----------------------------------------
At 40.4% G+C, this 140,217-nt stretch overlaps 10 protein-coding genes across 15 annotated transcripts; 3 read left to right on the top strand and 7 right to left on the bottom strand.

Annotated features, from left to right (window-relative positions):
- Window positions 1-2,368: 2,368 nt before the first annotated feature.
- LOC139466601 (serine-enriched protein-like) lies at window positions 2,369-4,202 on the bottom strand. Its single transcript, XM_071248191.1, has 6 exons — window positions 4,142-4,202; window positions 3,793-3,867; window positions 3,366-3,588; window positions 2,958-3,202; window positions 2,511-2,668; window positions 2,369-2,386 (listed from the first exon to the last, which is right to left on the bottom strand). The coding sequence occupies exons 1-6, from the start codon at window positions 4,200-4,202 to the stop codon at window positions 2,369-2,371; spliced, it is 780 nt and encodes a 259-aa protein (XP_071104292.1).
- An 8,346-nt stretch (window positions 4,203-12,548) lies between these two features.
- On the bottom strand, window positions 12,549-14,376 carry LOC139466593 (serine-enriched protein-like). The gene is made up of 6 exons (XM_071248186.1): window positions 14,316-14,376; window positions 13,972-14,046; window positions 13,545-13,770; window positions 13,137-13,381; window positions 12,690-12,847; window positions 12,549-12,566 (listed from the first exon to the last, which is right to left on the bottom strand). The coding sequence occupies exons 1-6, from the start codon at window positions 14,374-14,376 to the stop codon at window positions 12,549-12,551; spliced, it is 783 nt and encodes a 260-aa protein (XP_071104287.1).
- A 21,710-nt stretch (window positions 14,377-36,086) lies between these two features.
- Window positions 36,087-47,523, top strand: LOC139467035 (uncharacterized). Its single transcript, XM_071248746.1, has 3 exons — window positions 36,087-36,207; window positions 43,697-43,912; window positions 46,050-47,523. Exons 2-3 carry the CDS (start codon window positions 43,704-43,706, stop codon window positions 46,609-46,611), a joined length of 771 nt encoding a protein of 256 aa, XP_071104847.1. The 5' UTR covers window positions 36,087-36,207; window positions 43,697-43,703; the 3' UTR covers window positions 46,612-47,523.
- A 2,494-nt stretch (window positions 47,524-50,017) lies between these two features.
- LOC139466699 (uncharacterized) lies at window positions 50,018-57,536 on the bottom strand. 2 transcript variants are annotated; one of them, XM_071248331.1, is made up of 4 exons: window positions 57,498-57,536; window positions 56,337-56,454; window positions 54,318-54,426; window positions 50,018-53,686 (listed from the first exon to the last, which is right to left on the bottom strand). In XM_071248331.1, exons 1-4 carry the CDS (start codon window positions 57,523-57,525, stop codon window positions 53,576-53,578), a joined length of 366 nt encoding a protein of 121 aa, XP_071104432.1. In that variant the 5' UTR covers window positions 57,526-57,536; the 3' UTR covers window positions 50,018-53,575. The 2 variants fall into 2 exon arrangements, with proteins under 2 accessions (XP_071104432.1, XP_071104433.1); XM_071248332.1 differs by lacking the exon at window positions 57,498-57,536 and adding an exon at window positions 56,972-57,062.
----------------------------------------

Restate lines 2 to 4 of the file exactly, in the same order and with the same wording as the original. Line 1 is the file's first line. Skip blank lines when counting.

Annotated features, from left to right (window-relative positions):
- Window positions 1-2,368: 2,368 nt before the first annotated feature.
- LOC139466601 (serine-enriched protein-like) lies at window positions 2,369-4,202 on the bottom strand. Its single transcript, XM_071248191.1, has 6 exons — window positions 4,142-4,202; window positions 3,793-3,867; window positions 3,366-3,588; window positions 2,958-3,202; window positions 2,511-2,668; window positions 2,369-2,386 (listed from the first exon to the last, which is right to left on the bottom strand). The coding sequence occupies exons 1-6, from the start codon at window positions 4,200-4,202 to the stop codon at window positions 2,369-2,371; spliced, it is 780 nt and encodes a 259-aa protein (XP_071104292.1).